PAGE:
The history of the Catholic Church in Tennessee goes back to 1836, with the foundation of the Diocese of Nashville. In those days, both before and after the Civil War, traveling priests on horseback would come ministering to the needs of the small pockets of Catholics scattered about the state.
The first recorded gathering for Mass took place in the home of Mr. & Mrs. James M. Dean on Depot Street in Paris in 1901. Mass was said only once a month at that time and for several years thereafter, continued to be offered in various homes. As the number of Catholics increased, a larger place was needed, so Sunday use of the Odd Fellows Hall was arranged.
With the growth of Paris and the continuous increase in the size of the congregation, the need for a larger and more permanent church structure became evident. A lot was purchased on West Wood Street and plans drawn up for the original church. In 1921, the cornerstone was laid and with the completion of the construction, the dedication ceremony was held on June 18, 1922, with Msgr. D. J. Murphy, Vicar General of the Diocese of Nashville, officiating.
In early 1966, Father Heenan became the first residential pastor of Holy Cross Church. This was an important moment in Holy Cross history because up until this time, Holy Cross had been a mission of another church: first Sacred Heart in Humboldt and later, Immaculate Conception in Union City. Also during this time, Holy Cross outgrew the small building on West Wood Street, and the current property on East Wood Street was purchased for $15,000. The first Mass was celebrated in the newly completed church on December 8, 1968. The first rectory was a house next the church most of which has been incorporated into our current church office. The living room fireplace graces our current office conference area; the kitchen with washer and dryer is still being used; the pastor’s office was once a bedroom!
The diocese of Memphis was formed in 1971, and jurisdiction for Holy Cross Church was transferred from Nashville to Memphis at that time. Now a full-fledged parish, Holy Cross became responsible for the then-mission church of St. Mary’s in Camden until its independence in 1978 and the Newman Center at Bethel College in McKenzie until its closure in 1974.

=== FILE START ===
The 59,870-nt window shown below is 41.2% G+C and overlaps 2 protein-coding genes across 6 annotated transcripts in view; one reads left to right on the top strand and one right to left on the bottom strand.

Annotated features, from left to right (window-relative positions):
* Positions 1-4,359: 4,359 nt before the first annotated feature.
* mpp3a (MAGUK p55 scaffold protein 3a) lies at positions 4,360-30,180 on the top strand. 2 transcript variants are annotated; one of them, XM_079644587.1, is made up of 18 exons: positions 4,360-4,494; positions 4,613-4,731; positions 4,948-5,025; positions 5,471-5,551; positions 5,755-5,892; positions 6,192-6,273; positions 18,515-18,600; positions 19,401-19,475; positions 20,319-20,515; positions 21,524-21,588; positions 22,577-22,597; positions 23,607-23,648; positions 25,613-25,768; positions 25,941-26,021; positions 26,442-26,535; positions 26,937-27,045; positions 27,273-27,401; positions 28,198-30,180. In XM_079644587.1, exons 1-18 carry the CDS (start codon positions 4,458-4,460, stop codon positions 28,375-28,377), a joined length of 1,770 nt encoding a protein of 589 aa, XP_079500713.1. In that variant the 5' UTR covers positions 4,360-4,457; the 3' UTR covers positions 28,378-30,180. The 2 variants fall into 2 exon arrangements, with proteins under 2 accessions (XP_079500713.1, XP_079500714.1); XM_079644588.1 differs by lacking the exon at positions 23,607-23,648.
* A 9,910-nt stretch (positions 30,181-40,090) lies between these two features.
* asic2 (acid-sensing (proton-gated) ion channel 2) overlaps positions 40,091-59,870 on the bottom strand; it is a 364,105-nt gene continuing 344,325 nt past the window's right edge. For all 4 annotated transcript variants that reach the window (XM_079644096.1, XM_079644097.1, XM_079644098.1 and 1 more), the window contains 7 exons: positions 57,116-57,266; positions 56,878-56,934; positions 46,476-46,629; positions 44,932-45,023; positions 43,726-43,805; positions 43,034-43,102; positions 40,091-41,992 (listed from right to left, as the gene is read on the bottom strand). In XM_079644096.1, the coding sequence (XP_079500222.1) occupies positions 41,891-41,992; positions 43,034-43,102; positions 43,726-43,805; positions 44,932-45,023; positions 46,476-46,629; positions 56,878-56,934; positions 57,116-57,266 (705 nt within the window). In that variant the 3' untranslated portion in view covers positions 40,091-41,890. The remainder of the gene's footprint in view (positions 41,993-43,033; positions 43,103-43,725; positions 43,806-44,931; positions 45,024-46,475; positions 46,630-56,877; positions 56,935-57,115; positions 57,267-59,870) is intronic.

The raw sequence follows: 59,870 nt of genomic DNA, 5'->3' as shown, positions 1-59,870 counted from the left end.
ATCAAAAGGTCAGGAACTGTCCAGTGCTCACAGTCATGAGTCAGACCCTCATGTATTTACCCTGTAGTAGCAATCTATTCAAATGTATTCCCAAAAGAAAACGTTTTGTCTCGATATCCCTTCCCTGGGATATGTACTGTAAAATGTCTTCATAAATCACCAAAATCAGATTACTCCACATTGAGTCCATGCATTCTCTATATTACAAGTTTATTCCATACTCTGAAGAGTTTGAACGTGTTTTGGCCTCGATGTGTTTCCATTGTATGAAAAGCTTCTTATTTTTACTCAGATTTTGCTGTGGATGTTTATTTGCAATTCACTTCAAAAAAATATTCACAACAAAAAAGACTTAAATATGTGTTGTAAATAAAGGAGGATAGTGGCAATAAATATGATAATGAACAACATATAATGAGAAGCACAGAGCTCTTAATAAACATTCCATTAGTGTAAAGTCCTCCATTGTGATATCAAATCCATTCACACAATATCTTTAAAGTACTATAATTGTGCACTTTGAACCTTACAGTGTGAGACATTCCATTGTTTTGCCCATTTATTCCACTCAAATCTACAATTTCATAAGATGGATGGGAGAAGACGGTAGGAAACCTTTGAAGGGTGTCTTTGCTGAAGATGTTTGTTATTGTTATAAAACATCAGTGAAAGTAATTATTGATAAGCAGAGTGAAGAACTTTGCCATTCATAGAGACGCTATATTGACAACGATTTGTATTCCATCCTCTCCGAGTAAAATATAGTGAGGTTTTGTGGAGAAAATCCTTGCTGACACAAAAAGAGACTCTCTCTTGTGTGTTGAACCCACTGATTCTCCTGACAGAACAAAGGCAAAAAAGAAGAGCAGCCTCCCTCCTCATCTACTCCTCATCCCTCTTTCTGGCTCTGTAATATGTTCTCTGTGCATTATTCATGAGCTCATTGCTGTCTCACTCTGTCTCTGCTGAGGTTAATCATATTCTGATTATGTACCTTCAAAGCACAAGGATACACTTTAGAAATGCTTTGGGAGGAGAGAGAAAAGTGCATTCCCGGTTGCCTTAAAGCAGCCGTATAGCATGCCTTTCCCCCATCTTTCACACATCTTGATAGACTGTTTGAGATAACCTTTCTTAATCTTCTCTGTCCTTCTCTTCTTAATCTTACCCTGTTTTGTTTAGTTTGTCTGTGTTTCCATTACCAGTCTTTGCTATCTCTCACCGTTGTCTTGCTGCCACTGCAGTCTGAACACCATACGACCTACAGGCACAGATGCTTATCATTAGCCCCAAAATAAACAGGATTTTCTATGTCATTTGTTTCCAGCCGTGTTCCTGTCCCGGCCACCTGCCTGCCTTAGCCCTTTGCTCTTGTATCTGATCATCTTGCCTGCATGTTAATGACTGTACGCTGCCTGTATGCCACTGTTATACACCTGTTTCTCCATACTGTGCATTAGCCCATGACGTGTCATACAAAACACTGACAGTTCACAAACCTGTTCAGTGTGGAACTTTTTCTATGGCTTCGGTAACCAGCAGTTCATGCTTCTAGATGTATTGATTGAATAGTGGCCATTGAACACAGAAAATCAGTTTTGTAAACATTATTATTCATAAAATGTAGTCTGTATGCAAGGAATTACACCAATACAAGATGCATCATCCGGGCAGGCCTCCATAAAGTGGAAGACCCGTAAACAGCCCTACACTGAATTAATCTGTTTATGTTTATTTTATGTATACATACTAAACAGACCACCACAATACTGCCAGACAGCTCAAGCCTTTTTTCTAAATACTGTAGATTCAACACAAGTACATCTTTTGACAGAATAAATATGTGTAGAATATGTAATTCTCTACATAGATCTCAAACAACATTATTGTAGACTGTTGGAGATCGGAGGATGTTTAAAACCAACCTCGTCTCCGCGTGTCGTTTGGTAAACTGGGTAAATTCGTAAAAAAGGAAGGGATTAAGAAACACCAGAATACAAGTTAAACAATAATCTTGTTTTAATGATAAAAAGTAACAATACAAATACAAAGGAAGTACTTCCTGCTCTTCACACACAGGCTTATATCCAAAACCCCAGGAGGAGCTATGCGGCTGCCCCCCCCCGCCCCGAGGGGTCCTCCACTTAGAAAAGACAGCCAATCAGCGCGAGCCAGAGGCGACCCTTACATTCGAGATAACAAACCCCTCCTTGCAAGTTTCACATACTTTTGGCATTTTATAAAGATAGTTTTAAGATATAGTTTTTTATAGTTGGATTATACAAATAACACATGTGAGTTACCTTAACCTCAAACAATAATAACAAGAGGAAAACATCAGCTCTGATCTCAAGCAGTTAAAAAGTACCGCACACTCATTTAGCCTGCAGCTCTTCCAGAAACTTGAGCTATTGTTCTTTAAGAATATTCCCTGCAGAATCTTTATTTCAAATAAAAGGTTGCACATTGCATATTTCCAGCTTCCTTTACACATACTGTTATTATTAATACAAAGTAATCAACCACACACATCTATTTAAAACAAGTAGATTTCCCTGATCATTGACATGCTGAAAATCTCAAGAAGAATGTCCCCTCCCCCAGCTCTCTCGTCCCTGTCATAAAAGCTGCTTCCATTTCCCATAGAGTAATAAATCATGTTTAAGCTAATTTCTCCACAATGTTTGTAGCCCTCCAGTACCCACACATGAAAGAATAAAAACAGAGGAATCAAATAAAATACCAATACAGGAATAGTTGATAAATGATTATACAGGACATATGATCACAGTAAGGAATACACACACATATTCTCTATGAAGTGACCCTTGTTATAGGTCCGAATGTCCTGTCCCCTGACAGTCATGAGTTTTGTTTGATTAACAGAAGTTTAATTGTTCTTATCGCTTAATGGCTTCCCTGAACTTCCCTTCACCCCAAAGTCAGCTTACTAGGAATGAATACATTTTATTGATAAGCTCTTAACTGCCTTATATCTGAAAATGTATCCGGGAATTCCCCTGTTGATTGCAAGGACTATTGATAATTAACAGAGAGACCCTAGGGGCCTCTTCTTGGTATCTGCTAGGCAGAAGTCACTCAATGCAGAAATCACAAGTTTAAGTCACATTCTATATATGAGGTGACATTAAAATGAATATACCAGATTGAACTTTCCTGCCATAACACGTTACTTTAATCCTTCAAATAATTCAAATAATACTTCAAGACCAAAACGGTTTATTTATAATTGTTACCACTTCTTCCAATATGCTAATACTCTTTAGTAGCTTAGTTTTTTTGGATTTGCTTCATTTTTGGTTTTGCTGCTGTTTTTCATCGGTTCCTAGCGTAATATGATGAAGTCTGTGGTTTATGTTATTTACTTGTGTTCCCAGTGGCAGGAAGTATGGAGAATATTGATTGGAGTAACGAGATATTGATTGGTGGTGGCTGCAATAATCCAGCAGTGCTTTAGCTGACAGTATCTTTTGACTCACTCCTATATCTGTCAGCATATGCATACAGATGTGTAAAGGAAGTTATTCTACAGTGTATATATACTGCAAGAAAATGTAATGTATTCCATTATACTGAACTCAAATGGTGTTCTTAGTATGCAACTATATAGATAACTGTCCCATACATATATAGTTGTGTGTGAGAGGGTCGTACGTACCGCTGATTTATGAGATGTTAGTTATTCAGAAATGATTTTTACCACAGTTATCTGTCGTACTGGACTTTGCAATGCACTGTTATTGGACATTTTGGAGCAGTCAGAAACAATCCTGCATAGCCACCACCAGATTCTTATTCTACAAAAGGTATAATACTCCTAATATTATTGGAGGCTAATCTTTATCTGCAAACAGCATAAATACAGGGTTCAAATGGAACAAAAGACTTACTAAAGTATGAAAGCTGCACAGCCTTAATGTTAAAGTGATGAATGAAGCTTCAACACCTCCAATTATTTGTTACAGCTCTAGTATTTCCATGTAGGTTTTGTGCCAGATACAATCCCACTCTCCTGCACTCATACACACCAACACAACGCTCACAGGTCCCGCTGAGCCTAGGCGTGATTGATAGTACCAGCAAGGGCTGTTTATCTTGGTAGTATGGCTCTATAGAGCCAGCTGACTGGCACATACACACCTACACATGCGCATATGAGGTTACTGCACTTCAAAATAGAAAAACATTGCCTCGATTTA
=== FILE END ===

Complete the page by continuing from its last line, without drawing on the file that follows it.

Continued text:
Holy Cross Church has grown a great deal since 1968. A parish hall and classrooms were added first in 1991, followed by the gym, kitchen and more classrooms in 2003. The growing Hispanic community in Henry County prompted a permanent Sunday Mass in Spanish beginning June 30, 2002, and when the interior of the church was renovated that same year, it was with Durango marble flooring on the altar and appointments from Madrid, Spain, to include the new community in our parish. With every expansion, we still retain our history. The statues of Jesus and Mary which stand on either side of the tabernacle, are of hand-carved Carara, the finest statuary marble in the world and were imported from Italy in 1922. The crucifix suspended over the altar was hand-carved by master craftsmen in Oberammergau in southern Bavaria, Germany and purchased in 1968.
We added a preschool in 2004 to give the children in our area the best start possible in their education.
Over the years, the pastors of Holy Cross have purchased adjoining property bringing the total acreage to approximately nine. We are ready for the future!
The succession of priests at Holy Cross:
1936-43 Rev. Edward Dolan
1943 Rev. James Nally
1943-44 Rev. Charles O’Donnell
1945-47 Rev. William R. Nelson
1947-51 Rev. Robert Wiley
1952 Rev. Joseph B. Tarpy
1952-53 Rev. John J. Schelly
1954-55 Rev. Charles O’Donnell
1955-57 Rev. John Baltz
1957-58 Rev. Edward O. Heymer
1958-62 Rev. James W. Murphy
1963-64 Rev. Coleman M. Ballinger
1964-71 Rev. Patrick F. Heenan
1971-74 Rev. Vincent P. King
1974-78 Rev. Patrick J. Lynch
1978-81 Rev. William R. Kantner
1981-87 Rev. John B. McArthur
1987-92 Rev. Bryan P. Timby
1992-2005 Rev. Victor P. Ciaramitaro
2005-2011 Rev. Edward K. Fisher
2011-2012 Rev. Michael A. Morgera
2012-2018 Rev. Krzysztof J. Rusin (Became citizen in Feb 2016;changed name to Christopher)
2018 to present: Rev. Martin Orjianioke